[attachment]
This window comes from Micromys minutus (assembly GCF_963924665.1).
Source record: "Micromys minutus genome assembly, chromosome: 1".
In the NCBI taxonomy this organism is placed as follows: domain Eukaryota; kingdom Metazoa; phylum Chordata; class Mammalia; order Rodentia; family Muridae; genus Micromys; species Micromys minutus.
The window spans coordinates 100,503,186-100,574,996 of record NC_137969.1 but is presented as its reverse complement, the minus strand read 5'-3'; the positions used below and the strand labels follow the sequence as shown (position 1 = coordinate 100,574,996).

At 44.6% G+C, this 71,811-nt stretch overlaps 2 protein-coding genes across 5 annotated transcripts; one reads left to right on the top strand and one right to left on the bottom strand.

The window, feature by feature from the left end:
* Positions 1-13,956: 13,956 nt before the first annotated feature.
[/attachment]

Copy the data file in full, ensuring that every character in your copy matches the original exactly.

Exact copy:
This window comes from Micromys minutus (assembly GCF_963924665.1).
Source record: "Micromys minutus genome assembly, chromosome: 1".
In the NCBI taxonomy this organism is placed as follows: domain Eukaryota; kingdom Metazoa; phylum Chordata; class Mammalia; order Rodentia; family Muridae; genus Micromys; species Micromys minutus.
The window spans coordinates 100,503,186-100,574,996 of record NC_137969.1 but is presented as its reverse complement, the minus strand read 5'-3'; the positions used below and the strand labels follow the sequence as shown (position 1 = coordinate 100,574,996).

At 44.6% G+C, this 71,811-nt stretch overlaps 2 protein-coding genes across 5 annotated transcripts; one reads left to right on the top strand and one right to left on the bottom strand.

The window, feature by feature from the left end:
* Positions 1-13,956: 13,956 nt before the first annotated feature.